In this period, often called the Age of Discovery, several inventions came about that greatly affected the world. Included among these inventions was the microscope, a scientific innovation that greatly affected the history of water filters.
Long before the actual use of a microscope as we know it today, people had recognized the power of concave glass to make items appear larger and to focus heat from the sun. This discovery was little used until the advent of spectacles in the mid-thirteenth century. It wasn’t until the late sixteenth century that such concave pieces of glass, or “lenses” as they were called, became relevant to the history of microscopy, and, consequently, to the history of water filters.
In 1590, two Dutch spectacle makers, Zaccharias Janssen and his son Hans, began experimenting with lenses in a tube and found that they could greatly magnify objects viewed through the tube (Wilson, 1995). This invention was the forerunner to modern-day telescopes and microscopes.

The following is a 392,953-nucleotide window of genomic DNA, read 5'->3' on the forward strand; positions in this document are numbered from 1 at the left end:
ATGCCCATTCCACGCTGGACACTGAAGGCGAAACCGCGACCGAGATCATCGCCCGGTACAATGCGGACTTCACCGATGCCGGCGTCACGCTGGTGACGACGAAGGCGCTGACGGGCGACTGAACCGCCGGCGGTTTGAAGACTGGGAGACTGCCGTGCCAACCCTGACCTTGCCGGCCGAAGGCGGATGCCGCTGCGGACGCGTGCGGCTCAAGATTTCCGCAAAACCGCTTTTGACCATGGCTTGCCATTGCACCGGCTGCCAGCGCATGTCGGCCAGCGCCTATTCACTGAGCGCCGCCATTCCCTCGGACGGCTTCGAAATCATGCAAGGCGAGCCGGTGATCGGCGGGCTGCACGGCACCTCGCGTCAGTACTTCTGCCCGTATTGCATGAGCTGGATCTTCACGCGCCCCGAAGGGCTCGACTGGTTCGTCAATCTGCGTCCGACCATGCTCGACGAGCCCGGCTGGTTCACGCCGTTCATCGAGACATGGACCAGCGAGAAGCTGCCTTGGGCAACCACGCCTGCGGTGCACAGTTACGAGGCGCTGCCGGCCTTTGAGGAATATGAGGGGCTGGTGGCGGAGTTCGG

A century later, Anton van Leeuwenhoek, considered the father of microscopy, built upon the Janssen’s simple invention. By grinding and polishing the tiny curved lenses, he was able to reach magnifications of up to 270 times the original object (Wilson, 1995). This advanced microscope had a great effect upon the study of water purity and water filtration. Scientists were now able to view tiny material particles present in water that had been presumed to be clean.
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